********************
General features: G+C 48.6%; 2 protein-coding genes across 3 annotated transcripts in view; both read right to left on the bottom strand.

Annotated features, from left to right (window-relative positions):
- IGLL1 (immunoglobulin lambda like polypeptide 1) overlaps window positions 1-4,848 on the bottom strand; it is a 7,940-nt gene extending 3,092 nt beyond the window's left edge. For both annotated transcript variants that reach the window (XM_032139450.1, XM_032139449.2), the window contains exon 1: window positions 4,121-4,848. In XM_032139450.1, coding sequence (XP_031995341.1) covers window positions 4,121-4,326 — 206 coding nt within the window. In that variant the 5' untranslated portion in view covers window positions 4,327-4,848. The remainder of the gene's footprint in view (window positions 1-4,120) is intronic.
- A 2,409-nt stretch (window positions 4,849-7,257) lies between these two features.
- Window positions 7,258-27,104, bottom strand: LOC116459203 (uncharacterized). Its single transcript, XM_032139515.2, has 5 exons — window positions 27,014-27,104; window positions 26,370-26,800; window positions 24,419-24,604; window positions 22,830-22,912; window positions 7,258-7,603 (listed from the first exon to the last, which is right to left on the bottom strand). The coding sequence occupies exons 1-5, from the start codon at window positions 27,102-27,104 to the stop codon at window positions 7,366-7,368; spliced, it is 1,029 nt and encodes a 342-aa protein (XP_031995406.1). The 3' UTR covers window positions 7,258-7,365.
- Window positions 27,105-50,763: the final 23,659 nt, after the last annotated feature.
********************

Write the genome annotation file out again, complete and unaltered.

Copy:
General features: G+C 48.6%; 2 protein-coding genes across 3 annotated transcripts in view; both read right to left on the bottom strand.

Annotated features, from left to right (window-relative positions):
- IGLL1 (immunoglobulin lambda like polypeptide 1) overlaps window positions 1-4,848 on the bottom strand; it is a 7,940-nt gene extending 3,092 nt beyond the window's left edge. For both annotated transcript variants that reach the window (XM_032139450.1, XM_032139449.2), the window contains exon 1: window positions 4,121-4,848. In XM_032139450.1, coding sequence (XP_031995341.1) covers window positions 4,121-4,326 — 206 coding nt within the window. In that variant the 5' untranslated portion in view covers window positions 4,327-4,848. The remainder of the gene's footprint in view (window positions 1-4,120) is intronic.
- A 2,409-nt stretch (window positions 4,849-7,257) lies between these two features.
- Window positions 7,258-27,104, bottom strand: LOC116459203 (uncharacterized). Its single transcript, XM_032139515.2, has 5 exons — window positions 27,014-27,104; window positions 26,370-26,800; window positions 24,419-24,604; window positions 22,830-22,912; window positions 7,258-7,603 (listed from the first exon to the last, which is right to left on the bottom strand). The coding sequence occupies exons 1-5, from the start codon at window positions 27,102-27,104 to the stop codon at window positions 7,366-7,368; spliced, it is 1,029 nt and encodes a 342-aa protein (XP_031995406.1). The 3' UTR covers window positions 7,258-7,365.
- Window positions 27,105-50,763: the final 23,659 nt, after the last annotated feature.